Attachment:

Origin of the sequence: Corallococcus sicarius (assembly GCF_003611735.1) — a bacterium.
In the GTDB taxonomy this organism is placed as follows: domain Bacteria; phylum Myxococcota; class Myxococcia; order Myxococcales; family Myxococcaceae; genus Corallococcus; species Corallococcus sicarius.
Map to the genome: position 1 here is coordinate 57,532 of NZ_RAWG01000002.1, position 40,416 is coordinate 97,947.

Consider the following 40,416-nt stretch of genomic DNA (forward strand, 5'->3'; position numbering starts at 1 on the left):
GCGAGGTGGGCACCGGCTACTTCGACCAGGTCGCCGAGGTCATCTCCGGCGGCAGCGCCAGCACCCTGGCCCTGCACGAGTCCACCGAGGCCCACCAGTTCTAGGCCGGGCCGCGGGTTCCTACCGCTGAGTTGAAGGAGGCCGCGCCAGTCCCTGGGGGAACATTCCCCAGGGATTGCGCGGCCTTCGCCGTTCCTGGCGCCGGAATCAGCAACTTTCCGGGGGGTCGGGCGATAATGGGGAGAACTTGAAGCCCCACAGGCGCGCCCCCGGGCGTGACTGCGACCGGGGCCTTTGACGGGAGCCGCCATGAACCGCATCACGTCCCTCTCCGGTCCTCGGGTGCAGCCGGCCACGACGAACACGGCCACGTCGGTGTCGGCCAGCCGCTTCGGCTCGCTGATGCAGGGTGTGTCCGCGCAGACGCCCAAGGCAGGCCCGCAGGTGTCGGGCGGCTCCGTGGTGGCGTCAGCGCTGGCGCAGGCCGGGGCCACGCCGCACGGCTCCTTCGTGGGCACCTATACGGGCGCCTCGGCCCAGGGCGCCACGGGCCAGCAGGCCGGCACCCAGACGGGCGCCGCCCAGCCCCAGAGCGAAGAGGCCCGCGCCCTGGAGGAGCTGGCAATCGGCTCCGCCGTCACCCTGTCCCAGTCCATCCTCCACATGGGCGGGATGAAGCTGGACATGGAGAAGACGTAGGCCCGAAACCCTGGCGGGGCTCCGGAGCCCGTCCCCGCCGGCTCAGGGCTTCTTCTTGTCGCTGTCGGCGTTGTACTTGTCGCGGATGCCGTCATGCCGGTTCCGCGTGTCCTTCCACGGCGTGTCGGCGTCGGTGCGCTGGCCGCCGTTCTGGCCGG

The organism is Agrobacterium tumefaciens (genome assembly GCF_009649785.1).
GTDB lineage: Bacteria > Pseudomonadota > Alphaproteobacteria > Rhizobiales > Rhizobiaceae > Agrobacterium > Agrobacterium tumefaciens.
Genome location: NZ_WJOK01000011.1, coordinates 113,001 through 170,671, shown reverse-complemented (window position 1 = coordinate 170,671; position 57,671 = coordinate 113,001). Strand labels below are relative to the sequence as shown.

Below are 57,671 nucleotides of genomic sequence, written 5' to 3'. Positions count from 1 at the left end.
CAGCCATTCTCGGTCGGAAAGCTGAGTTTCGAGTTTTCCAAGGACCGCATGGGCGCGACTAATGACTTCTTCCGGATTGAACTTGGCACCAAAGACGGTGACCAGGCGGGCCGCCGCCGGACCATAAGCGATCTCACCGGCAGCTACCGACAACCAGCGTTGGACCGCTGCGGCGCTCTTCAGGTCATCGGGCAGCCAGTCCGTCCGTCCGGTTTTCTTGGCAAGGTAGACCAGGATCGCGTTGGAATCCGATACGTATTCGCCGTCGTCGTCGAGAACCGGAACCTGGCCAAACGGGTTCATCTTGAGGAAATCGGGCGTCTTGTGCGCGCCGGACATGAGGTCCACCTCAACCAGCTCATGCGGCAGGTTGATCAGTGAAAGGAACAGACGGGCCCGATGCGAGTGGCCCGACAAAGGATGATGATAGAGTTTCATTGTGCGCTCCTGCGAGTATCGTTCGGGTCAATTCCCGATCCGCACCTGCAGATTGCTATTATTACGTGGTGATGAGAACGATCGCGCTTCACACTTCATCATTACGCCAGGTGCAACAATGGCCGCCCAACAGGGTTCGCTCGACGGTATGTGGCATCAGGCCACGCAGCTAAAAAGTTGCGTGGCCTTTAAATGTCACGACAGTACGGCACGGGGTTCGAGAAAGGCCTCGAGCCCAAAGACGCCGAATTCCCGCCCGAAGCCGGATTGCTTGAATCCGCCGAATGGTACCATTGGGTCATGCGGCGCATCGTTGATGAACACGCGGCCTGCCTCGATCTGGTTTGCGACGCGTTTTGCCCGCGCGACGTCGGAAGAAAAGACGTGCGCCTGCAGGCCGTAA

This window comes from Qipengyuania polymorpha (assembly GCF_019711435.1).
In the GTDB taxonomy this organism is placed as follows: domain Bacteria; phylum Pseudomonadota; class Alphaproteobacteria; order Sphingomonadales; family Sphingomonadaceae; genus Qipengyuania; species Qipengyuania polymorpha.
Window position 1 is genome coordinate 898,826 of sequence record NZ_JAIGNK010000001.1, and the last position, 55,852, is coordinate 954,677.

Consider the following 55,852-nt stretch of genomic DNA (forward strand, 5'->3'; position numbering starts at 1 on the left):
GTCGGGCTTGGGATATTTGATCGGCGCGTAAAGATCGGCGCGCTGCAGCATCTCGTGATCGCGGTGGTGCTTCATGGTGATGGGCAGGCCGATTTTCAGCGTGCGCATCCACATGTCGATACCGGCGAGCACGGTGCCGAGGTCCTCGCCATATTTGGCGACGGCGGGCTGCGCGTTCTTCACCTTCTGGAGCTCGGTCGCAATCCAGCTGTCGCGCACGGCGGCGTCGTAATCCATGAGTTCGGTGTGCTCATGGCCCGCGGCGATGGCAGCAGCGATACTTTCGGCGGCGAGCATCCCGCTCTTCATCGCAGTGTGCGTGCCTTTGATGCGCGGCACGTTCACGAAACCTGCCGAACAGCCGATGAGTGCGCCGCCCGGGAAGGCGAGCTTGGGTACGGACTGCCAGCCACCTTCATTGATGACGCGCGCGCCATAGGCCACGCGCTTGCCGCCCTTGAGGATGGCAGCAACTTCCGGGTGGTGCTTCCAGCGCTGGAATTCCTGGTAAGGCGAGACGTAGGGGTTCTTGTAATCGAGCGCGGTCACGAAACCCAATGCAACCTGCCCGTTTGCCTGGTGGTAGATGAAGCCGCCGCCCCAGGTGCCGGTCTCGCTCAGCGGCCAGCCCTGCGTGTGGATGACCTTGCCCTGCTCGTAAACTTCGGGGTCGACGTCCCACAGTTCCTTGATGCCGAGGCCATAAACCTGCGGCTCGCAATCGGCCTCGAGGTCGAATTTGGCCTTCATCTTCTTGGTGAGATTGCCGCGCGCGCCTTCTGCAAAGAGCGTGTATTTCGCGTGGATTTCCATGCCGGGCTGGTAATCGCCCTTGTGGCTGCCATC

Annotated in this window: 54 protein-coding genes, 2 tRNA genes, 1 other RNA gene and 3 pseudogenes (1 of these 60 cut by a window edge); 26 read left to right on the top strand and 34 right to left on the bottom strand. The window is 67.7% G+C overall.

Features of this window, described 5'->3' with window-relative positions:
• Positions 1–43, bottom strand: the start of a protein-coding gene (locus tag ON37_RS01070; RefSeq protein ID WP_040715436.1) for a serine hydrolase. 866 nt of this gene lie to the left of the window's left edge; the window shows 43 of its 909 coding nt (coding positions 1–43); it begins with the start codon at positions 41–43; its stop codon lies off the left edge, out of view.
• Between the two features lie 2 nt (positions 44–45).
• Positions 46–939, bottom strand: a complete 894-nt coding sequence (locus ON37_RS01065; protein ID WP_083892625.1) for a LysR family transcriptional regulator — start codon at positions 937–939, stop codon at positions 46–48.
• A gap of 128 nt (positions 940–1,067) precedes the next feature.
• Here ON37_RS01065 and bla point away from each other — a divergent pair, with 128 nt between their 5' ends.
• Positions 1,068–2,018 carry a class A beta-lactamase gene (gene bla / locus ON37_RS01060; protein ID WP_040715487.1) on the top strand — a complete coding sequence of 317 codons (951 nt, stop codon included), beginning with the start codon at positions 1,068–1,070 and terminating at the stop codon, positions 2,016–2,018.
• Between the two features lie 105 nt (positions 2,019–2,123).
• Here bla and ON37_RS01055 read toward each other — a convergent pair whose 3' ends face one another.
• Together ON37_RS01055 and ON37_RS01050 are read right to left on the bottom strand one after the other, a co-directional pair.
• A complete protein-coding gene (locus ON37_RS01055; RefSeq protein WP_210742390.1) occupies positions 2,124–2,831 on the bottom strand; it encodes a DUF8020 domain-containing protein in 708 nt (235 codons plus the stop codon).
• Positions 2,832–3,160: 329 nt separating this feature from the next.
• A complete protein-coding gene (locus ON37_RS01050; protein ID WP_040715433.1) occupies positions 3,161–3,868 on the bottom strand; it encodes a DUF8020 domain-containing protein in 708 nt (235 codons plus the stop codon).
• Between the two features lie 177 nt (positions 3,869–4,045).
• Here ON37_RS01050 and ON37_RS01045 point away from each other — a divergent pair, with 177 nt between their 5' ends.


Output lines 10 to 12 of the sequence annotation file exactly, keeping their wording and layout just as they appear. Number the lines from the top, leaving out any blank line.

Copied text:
CAGCCATTCTCGGTCGGAAAGCTGAGTTTCGAGTTTTCCAAGGACCGCATGGGCGCGACTAATGACTTCTTCCGGATTGAACTTGGCACCAAAGACGGTGACCAGGCGGGCCGCCGCCGGACCATAAGCGATCTCACCGGCAGCTACCGACAACCAGCGTTGGACCGCTGCGGCGCTCTTCAGGTCATCGGGCAGCCAGTCCGTCCGTCCGGTTTTCTTGGCAAGGTAGACCAGGATCGCGTTGGAATCCGATACGTATTCGCCGTCGTCGTCGAGAACCGGAACCTGGCCAAACGGGTTCATCTTGAGGAAATCGGGCGTCTTGTGCGCGCCGGACATGAGGTCCACCTCAACCAGCTCATGCGGCAGGTTGATCAGTGAAAGGAACAGACGGGCCCGATGCGAGTGGCCCGACAAAGGATGATGATAGAGTTTCATTGTGCGCTCCTGCGAGTATCGTTCGGGTCAATTCCCGATCCGCACCTGCAGATTGCTATTATTACGTGGTGATGAGAACGATCGCGCTTCACACTTCATCATTACGCCAGGTGCAACAATGGCCGCCCAACAGGGTTCGCTCGACGGTATGTGGCATCAGGCCACGCAGCTAAAAAGTTGCGTGGCCTTTAAATGTCACGACAGTACGGCACGGGGTTCGAGAAAGGCCTCGAGCCCAAAGACGCCGAATTCCCGCCCGAAGCCGGATTGCTTGAATCCGCCGAATGGTACCATTGGGTCATGCGGCGCATCGTTGATGAACACGCGGCCTGCCTCGATCTGGTTTGCGACGCGTTTTGCCCGCGCGACGTCGGAAGAAAAGACGTGCGCCTGCAGGCCGTAA

This window comes from Qipengyuania polymorpha (assembly GCF_019711435.1).
In the GTDB taxonomy this organism is placed as follows: domain Bacteria; phylum Pseudomonadota; class Alphaproteobacteria; order Sphingomonadales; family Sphingomonadaceae; genus Qipengyuania; species Qipengyuania polymorpha.